USA, 8 min
Directed by: John Hubley, Faith Hubley
Starring: Emily Hubley (voice), Georgia Hubley (voice)
John and Faith Hubley shared a fruitful career in the field of animation, and were awarded three Oscars for Moonbird (1959), The Hole (1962) and Herb Alpert and the Tijuana Brass Double Feature (1966), respectively, as well as four further nominations. Windy Day (1968) was produced in a similar manner to many of their cartoons – the animation was built around the pre-recorded conversation of two people. In this case, it is the directors' young children, Emily and Georgia Hubley, who carry on a free-wheeling exchange of dialogue that feels natural and spontaneous. One daughter wants to act out a medieval fairy-tale, but the other is hesitant, and the conversation switches topics frequently and haphazardly, even touching on the mature concepts of love, marriage, dreams, life and death. The two girls speak of such ideas with enthusiasm and naive innocence, but their conclusions are surprisingly insightful, and the animation almost struggles to keep up with their rapidly-switching topics of discussion.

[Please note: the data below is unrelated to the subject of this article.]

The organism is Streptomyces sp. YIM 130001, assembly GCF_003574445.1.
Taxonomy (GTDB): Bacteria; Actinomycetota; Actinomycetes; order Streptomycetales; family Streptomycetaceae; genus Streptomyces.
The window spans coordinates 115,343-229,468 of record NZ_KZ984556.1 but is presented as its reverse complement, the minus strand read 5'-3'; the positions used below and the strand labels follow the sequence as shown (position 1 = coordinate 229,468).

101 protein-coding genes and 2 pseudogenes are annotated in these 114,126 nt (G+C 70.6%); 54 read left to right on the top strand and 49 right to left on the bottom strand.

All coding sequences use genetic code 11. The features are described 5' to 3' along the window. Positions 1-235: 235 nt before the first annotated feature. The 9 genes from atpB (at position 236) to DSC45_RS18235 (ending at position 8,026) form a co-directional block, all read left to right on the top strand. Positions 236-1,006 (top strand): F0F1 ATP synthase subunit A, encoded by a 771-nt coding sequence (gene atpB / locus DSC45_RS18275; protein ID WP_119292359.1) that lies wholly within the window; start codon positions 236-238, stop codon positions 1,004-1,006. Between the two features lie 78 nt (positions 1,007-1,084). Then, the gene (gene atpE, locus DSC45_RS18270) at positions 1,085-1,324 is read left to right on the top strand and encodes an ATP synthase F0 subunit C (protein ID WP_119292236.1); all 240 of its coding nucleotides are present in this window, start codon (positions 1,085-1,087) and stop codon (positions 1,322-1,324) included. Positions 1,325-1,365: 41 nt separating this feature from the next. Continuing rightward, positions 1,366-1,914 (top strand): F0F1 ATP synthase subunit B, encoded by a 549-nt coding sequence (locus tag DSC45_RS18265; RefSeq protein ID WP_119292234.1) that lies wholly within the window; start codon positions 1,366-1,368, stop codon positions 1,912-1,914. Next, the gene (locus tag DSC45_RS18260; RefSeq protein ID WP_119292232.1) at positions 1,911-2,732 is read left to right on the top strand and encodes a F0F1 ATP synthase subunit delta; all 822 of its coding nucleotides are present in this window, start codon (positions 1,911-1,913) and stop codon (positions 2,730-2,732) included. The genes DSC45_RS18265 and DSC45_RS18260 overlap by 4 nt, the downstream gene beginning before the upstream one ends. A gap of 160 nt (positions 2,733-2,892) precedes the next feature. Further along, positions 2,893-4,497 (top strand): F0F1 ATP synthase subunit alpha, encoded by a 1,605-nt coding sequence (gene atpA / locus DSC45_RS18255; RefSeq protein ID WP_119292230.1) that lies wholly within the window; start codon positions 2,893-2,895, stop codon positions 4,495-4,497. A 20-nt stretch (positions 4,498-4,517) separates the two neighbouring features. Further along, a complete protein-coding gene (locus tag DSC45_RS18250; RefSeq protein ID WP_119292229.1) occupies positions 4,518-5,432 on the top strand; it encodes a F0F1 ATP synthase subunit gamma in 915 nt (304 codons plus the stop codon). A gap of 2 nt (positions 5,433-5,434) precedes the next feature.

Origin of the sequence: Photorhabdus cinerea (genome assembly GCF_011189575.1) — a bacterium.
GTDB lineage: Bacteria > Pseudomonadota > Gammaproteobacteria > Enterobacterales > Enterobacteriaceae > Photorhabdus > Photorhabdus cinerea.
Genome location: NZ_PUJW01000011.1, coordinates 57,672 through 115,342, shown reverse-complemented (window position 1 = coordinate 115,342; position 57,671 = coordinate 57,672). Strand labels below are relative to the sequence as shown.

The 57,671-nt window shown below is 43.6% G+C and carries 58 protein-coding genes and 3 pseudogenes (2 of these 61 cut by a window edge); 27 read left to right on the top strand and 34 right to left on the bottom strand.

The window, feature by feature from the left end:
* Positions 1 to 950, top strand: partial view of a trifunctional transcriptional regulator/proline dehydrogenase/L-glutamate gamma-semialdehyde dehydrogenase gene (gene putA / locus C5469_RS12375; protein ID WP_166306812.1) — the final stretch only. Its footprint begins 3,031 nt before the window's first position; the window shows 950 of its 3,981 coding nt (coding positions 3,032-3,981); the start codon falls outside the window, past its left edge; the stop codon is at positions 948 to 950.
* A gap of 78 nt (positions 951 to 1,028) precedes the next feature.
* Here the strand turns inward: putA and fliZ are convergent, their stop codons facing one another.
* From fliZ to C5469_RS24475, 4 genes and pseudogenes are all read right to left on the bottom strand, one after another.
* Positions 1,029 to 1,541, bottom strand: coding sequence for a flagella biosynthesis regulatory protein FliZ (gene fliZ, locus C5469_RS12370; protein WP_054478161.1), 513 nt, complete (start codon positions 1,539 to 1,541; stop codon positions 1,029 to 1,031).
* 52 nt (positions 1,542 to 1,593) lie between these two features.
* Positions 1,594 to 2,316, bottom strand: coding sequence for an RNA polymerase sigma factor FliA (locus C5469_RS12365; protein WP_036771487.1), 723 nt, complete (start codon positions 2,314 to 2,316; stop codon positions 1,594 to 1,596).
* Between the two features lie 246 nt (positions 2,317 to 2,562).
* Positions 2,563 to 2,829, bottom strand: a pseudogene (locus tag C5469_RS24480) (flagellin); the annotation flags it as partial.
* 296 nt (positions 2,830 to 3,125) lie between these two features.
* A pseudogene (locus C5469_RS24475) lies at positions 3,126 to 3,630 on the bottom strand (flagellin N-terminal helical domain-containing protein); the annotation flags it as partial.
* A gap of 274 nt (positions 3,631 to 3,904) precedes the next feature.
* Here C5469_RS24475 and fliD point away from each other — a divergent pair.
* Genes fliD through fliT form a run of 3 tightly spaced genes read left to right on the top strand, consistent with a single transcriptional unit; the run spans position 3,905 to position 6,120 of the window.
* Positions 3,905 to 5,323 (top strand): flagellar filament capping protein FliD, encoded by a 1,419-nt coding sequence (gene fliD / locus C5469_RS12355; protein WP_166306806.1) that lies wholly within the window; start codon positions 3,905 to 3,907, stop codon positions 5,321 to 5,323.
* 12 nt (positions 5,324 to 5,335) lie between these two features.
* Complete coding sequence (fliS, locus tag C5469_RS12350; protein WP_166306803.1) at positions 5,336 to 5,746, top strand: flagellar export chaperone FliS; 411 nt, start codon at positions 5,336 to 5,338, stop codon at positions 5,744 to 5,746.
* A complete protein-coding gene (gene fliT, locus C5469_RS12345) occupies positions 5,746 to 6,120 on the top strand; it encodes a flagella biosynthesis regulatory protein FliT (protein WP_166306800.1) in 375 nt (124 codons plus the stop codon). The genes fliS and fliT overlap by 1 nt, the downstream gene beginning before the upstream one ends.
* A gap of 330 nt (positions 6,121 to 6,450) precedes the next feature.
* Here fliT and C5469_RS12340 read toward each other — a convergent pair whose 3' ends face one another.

Animation has always been the ideal medium for converting into visuals the free-association of human thoughts and interaction. Ideas and subject matter spontaneously change and switch back again, and the mind repeatedly conjures up fantastic flights of imagination and association. Like leaves on a breeze, thoughts and dreams materialise seemingly out of thin air, carving out random and erratic paths. Caroline and Frank Mouris' Frank Film (1973) employed a similar idea, instead animating with collages of magazine photographs. More recently, John Raskin's I Met the Walrus (2007) ascribed visual illustrations to an archival interview with the late John Lennon. The Hubleys' Windy Day takes together the dreams and aspirations of their two young daughters and converts them into a visual fairy-tale, a vivid meditation on the nature of life and innocence. At the 1969 Academy Awards, John and Faith Hubley lost out to the similarly-titled Winnie the Pooh and the Blustery Day (1968), which was awarded posthumously to Walt Disney.